|The Good Old Days!
||[May. 5th, 2006|11:39 am]
Yeah, I just like this passage, for whatever reason. I think the attitude expressed sums up conservatism, and describes nicely the reasons for the current conservative "backlash" people are seeing in various parts of the world. |
"What's the use of saying that one oughtn't to be sentimental
about 'before the war'? I AM sentimental about it. So are you if
you remember it. It's quite true that if you look back on any
special period of time you tend to remember the pleasant bits.
That's true even of the war. But it's also true that people then
had something that we haven't got now.
What? It was simply that they didn't think of the future as
something to be terrified of. It isn't that life was softer then
than now. Actually it was harsher. People on the whole worked
harder, lived less comfortably, and died more painfully. The farm
hands worked frightful hours for fourteen shillings a week and
ended up as worn-out cripples with a five-shilling old-age pension
and an occasional half-crown from the parish. And what was called
'respectable' poverty was even worse. When little Watson, a small
draper at the other end of the High Street, 'failed' after years of
struggling, his personal assets were L2 9s. 6d., and he died almost
immediately of what was called 'gastric trouble', but the doctor
let it out that it was starvation. Yet he'd clung to his frock
coat to the last. Old Crimp, the watchmaker's assistant, a skilled
workman who'd been at the job, man and boy, for fifty years, got
cataract and had to go into the workhouse. His grandchildren were
howling in the street when they took him away. His wife went out
charing, and by desperate efforts managed to send him a shilling a
week for pocket-money. You saw ghastly things happening sometimes.
Small businesses sliding down the hill, solid tradesmen turning
gradually into broken-down bankrupts, people dying by inches of
cancer and liver disease, drunken husbands signing the pledge every
Monday and breaking it every Saturday, girls ruined for life by an
illegitimate baby. The houses had no bathrooms, you broke the ice
in your basin on winter mornings, the back streets stank like the
devil in hot weather, and the churchyard was bang in the middle of
the town, so that you never went a day without remembering how
you'd got to end. And yet what was it that people had in those
days? A feeling of security, even when they weren't secure. More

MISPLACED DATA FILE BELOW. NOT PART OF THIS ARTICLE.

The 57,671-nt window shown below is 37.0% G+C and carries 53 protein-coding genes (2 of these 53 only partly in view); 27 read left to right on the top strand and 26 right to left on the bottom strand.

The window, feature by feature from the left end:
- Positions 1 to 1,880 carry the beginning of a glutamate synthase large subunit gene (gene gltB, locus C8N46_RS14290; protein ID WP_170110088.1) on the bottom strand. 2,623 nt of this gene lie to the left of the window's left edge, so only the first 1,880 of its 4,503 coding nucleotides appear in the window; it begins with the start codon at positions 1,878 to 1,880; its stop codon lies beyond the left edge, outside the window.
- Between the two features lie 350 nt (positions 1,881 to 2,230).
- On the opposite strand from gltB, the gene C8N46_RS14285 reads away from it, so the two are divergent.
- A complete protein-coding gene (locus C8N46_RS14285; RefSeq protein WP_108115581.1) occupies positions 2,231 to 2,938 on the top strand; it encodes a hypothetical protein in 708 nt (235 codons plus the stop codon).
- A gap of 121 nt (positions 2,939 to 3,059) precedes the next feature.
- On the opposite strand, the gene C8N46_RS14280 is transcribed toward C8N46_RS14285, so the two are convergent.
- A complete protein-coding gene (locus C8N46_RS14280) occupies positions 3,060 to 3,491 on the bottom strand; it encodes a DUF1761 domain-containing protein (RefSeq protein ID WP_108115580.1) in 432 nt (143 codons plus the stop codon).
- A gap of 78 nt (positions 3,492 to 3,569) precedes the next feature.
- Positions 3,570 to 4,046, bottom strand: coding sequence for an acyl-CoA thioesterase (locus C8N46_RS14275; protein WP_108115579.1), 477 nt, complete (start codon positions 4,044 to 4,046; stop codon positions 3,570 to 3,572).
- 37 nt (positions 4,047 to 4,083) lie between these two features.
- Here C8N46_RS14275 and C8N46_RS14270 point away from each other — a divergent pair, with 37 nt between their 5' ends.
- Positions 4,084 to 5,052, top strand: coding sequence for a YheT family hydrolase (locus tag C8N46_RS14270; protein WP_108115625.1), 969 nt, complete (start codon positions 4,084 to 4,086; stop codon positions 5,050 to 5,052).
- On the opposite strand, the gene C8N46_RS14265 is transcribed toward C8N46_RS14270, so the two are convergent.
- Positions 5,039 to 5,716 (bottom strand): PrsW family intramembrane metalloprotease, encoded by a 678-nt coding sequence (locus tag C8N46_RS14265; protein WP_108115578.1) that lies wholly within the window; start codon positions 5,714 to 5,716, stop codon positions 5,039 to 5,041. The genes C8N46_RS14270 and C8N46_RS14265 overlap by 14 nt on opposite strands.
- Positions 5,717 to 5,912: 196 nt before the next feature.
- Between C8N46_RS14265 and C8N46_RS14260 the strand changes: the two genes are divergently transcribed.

exactly, it was a feeling of continuity. All of them knew they'd
got to die, and I suppose a few of them knew they were going to go
bankrupt, but what they didn't know was that the order of things
could change. Whatever might happen to themselves, things would go
on as they'd known them. I don't believe it made very much
difference that what's called religious belief was still prevalent
in those days. It's true that nearly everyone went to church, at
any rate in the country--Elsie and I still went to church as a
matter of course, even when we were living in what the vicar would
have called sin--and if you asked people whether they believed in a
life after death they generally answered that they did. But I've
never met anyone who gave me the impression of really believing in
a future life. I think that, at most, people believe in that kind
of thing in the same way as kids believe in Father Christmas.
But it's precisely in a settled period, a period when civilization
seems to stand on its four legs like an elephant, that such things
as a future life don't matter. It's easy enough to die if the
things you care about are going to survive. You've had your life,
you're getting tired, it's time to go underground--that's how
people used to see it. Individually they were finished, but their
way of life would continue. Their good and evil would remain good
and evil. They didn't feel the ground they stood on shifting under
their feet. "
- from "Coming up for Air" by George Orwell.
Have you ever read "The world of yesterday" by Stephan Zweig? He's an Austrian jew who ended up fleeing Germany for South America and committing suicide. But long before that happened he wrote an excellent book which has some very similar sentiments about what it was like prior to WWI (in Austria of course). Definitely worth checking out.
2006-05-05 03:52 pm (UTC)
I haven't but I have a similar book written by a Berliner called Before the Deluge. It's full of photos and anecdotes about Berlin before the Nazis.
Sounds cool-- I will have to look that up too. "Die Welt von Gestern" (World of YEsterday) however, is not so much about photos and anecdotes as it is kind of a philosophical autobiography. Here's a link to the first chapter:http://faculty.washington.edu/vienna/documents/Zweig/Zweig_Yesterday.htm
And a sample quote: "To-day, now that the great storm has long since smashed it, we finally know that that world of security was naught but a castle of dreams; my parents lived in it as if it had been a house of stone."
2006-05-05 04:15 pm (UTC)
2006-05-05 04:46 pm (UTC)
Is it offensive to anyone if I read the last sentance and thought "Suckers!"? :P
For the record, this is the third time I've made this comment. I really want an 'edit' button.
2006-05-05 09:20 pm (UTC)
And you still spelled sentence wrong! MOOHAHAHAHAHHA!
And yes, "Suckers!" is an appropriate sentiment. :)